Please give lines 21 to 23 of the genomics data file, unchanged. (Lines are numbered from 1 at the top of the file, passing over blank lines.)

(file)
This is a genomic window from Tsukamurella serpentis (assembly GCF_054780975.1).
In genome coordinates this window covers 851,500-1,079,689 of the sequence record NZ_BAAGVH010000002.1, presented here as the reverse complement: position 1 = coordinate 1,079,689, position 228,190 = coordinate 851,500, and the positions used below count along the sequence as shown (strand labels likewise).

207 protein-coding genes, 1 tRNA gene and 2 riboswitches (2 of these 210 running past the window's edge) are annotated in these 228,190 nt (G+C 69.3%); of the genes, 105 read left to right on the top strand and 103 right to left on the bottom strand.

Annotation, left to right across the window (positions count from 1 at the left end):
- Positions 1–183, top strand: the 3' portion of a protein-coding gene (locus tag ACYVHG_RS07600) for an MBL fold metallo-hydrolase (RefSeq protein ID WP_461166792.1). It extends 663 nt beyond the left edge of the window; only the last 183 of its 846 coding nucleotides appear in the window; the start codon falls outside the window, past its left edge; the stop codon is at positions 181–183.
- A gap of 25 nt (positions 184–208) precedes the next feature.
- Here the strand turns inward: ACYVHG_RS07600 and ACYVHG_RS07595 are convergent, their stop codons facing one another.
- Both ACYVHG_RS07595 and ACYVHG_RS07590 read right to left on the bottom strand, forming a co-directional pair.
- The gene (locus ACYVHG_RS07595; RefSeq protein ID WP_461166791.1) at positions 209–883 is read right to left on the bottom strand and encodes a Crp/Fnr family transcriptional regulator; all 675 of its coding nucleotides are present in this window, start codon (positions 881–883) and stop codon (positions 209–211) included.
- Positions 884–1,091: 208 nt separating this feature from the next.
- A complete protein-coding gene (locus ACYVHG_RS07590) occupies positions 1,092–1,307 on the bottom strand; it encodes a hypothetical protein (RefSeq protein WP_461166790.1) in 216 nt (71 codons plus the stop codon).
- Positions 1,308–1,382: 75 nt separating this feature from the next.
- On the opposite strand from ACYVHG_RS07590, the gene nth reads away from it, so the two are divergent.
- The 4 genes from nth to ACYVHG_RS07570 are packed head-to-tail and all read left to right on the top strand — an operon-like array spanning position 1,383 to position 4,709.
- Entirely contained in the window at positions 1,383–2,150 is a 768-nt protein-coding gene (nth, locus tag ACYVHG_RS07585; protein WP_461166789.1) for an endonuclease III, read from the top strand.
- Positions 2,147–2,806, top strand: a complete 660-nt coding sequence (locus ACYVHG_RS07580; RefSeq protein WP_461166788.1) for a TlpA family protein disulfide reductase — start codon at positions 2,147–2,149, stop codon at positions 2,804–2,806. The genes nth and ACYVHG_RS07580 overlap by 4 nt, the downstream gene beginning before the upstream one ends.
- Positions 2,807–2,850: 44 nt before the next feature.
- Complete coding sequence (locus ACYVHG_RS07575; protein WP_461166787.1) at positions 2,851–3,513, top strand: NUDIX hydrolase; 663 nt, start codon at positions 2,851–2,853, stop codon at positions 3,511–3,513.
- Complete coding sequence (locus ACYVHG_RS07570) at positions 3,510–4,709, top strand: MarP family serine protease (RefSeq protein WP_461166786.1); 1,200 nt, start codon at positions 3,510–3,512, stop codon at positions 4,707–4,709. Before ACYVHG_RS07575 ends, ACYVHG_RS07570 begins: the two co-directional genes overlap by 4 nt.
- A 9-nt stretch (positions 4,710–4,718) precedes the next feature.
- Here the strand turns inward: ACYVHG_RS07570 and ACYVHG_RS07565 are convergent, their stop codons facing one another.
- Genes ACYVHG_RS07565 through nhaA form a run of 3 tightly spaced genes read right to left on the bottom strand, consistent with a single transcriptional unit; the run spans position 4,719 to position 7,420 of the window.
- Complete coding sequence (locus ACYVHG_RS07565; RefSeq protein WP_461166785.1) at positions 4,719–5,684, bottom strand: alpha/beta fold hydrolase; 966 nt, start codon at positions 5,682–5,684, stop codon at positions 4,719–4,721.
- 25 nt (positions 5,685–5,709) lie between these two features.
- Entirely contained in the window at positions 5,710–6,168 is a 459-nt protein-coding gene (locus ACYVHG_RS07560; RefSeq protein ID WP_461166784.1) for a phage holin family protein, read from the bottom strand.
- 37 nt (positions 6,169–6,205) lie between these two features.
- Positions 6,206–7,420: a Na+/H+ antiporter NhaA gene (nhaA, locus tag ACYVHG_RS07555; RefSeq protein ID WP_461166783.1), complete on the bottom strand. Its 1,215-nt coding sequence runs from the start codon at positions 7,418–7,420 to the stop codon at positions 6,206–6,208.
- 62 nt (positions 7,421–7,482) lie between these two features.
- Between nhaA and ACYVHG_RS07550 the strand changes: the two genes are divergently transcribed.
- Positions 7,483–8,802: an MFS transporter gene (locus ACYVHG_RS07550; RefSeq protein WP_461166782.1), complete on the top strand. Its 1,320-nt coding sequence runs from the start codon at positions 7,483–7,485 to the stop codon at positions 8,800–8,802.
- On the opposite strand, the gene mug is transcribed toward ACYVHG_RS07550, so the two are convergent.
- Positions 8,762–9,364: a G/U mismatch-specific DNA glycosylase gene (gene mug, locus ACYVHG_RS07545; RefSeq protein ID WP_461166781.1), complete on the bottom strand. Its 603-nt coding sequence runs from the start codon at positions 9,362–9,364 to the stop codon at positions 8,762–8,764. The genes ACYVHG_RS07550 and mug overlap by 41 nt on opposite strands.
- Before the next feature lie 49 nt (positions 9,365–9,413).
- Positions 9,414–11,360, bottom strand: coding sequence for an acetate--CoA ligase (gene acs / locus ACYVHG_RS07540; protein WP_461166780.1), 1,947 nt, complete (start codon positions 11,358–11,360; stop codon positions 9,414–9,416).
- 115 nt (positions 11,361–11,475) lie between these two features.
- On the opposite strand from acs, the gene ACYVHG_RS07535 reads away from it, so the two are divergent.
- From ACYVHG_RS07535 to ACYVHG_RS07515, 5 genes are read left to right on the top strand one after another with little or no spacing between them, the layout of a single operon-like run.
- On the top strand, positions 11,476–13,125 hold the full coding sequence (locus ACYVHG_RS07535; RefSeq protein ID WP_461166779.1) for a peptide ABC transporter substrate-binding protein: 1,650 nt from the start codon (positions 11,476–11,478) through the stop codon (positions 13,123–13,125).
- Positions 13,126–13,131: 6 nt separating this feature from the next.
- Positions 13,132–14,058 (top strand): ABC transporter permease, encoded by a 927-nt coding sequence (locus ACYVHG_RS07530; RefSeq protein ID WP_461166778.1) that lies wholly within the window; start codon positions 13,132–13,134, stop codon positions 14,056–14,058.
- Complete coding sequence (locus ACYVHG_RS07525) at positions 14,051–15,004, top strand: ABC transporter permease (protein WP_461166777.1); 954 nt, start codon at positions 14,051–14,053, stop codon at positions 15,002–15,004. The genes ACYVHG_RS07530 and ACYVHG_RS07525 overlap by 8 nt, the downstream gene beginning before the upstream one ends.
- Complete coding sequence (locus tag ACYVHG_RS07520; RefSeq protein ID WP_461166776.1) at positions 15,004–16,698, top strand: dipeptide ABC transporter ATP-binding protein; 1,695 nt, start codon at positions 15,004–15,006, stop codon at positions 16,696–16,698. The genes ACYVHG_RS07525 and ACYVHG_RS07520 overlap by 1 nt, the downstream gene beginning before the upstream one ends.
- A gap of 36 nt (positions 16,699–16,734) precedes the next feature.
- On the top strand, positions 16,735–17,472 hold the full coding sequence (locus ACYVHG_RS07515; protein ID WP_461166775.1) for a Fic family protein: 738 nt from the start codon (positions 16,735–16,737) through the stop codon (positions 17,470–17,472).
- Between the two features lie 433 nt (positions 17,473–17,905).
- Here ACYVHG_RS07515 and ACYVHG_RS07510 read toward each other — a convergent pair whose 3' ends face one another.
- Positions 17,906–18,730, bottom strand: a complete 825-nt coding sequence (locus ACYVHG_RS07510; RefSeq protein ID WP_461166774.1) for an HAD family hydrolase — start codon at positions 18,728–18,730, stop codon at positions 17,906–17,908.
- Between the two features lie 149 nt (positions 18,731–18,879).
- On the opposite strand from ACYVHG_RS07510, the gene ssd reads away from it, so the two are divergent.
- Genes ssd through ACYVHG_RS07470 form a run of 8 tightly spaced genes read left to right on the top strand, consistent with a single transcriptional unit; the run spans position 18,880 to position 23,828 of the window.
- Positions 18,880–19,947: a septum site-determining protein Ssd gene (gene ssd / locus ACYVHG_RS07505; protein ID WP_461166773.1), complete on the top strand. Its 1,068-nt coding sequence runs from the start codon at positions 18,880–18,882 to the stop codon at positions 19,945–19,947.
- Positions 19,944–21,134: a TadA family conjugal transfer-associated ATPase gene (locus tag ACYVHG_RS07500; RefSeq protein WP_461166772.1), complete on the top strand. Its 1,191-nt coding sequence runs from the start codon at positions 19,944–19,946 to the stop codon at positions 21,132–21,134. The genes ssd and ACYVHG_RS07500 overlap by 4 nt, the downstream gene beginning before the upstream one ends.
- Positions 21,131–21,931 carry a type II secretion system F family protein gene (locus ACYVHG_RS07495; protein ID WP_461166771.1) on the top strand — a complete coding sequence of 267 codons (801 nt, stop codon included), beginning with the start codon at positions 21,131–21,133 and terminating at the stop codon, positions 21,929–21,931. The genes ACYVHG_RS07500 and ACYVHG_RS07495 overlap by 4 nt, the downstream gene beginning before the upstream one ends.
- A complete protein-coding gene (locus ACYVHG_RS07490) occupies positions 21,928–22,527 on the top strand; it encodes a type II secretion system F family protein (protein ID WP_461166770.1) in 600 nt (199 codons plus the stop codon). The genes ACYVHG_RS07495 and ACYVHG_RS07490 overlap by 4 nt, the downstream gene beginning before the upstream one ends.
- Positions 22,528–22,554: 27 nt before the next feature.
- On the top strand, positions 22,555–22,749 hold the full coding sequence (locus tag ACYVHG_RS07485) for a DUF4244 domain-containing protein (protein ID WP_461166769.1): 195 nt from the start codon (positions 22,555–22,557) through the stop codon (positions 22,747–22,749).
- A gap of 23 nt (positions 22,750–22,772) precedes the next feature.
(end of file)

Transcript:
- Here the strand turns inward: ACYVHG_RS07570 and ACYVHG_RS07565 are convergent, their stop codons facing one another.
- Genes ACYVHG_RS07565 through nhaA form a run of 3 tightly spaced genes read right to left on the bottom strand, consistent with a single transcriptional unit; the run spans position 4,719 to position 7,420 of the window.
- Complete coding sequence (locus ACYVHG_RS07565; RefSeq protein WP_461166785.1) at positions 4,719–5,684, bottom strand: alpha/beta fold hydrolase; 966 nt, start codon at positions 5,682–5,684, stop codon at positions 4,719–4,721.